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The 2020 People of Color in Tech report is the first of its kind for TrustRadius, a review site for business technology.
Topics in the wide-ranging survey explore the tech industry’s attitude towards racial discrimination, cities growing diversity in tech at a faster rate, and leadership among other workplace issues.

“This report clearly demonstrates that tech companies need to do more to drive diversity,” said Vinay Bhagat, TrustRadius founder and CEO. “It also demonstrates that there is very real prejudice and unconscious bias that people of color face in the workplace. The US tech industry employs 12 million people and pays very well. Per the Brookings Institute, just 6.8% of computing and math-related jobs are held by Black and Latine people today.”

Nonetheless, a majority of survey respondents reported that there are more people of color in tech now compared to 10 years ago.


Other key findings from the study include:

  • 65% of people of color in tech and 58% of their white peers see increased diversity over the past ten years.
  • Out of all the major cities polled, respondents from Atlanta were the most likely to report an increase in people of color in tech in the last 10 years.
  • Respondents in Austin, San Francisco, Denver, and Los Angeles were less likely to report an increase in people of color in tech.
  • Only 21% of tech professionals report that their company’s leadership teams are more than a quarter of people of color. 67% report their leadership teams are ¼ or less POC. 12% are not sure.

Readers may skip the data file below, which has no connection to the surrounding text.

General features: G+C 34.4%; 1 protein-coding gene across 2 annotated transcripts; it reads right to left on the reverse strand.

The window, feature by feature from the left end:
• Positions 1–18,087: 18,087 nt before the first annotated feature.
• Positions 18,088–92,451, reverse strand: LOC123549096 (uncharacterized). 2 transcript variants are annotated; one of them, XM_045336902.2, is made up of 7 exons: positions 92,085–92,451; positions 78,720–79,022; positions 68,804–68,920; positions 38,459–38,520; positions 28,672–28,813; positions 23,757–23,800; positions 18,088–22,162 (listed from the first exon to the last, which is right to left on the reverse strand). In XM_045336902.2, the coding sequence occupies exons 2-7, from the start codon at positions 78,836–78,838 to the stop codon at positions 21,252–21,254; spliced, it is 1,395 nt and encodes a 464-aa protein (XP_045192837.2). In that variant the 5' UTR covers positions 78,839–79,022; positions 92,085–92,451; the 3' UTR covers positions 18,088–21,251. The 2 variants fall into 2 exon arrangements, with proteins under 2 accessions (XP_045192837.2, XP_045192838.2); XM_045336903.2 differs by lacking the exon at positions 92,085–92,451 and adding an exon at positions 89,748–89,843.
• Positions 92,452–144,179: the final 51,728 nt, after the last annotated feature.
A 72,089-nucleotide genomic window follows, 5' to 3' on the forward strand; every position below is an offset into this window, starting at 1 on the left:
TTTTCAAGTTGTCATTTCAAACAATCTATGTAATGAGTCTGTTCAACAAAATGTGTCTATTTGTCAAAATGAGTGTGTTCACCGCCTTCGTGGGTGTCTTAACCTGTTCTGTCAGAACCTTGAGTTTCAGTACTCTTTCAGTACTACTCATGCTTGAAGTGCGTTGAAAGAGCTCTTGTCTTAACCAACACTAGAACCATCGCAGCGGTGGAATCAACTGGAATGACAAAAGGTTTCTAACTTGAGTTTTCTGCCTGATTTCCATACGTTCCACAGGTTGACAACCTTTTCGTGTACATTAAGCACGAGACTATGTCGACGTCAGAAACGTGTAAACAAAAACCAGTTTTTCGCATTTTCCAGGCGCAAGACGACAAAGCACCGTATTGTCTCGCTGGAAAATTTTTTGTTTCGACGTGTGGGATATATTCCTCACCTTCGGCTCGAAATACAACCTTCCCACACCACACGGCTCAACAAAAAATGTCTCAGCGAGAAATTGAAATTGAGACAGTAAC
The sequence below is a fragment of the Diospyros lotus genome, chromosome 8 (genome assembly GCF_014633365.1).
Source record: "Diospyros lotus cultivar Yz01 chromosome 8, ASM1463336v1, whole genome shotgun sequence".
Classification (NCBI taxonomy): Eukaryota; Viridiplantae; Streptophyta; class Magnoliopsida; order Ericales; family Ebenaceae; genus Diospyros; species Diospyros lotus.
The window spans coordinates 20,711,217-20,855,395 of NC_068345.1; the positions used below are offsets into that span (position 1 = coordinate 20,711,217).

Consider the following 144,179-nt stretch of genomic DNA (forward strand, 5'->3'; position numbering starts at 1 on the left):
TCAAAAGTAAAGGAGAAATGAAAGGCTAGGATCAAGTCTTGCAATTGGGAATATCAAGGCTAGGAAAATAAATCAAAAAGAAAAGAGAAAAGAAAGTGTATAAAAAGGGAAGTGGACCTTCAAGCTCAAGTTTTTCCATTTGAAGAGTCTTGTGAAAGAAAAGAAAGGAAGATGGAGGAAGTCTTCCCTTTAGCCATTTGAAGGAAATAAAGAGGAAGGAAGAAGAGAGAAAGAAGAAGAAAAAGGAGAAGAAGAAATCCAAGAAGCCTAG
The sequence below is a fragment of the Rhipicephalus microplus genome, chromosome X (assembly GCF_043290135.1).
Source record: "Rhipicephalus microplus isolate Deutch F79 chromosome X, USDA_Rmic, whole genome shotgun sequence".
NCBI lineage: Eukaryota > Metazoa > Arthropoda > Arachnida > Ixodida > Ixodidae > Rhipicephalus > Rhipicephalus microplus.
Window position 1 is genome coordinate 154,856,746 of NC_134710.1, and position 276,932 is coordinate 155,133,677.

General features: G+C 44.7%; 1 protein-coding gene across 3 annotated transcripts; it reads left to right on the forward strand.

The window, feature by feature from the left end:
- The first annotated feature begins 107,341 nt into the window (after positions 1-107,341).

There is a big debate now regarding whether to refer to people of color collectively as BIPOC (Black, Indigenous, and People of Color) vs POC, or use more specific terms.

    29% of POC respondents prefer the term “People of Color,” followed by “BIPOC” with 22%.
    22% have no preference while 7% prefer that specific terms such as Native, Black, Latine, etc. be used whenever possible. 20% prefer the term “minorities,” which is the more historically popular term.
    40% of white respondents chose the “no preference” response.
    • When asked whether or not D&I initiatives are actually effective, 60% of TrustRadius survey respondents reported that they do believe D&I initiatives can be effective, very effective, or extremely effective. Only 14% of respondents see D&I initiatives as not at all effective.
    • While 81% of white respondents reported never having any issues at work due to their race or ethnicity, 43% of people of color reported that they have.
    • Of the 19% of white tech professionals who did report issues, all were of ethnic minorities, such as Latines, who despite being white, experienced xenophobia at work.
    • Despite there being a gap in workplace discrimination for white respondents and people of color respondents, they believe in the effectiveness of D&I initiatives at similar rates, 61% and 62% comparatively.

2020 People of Color in Tech Report

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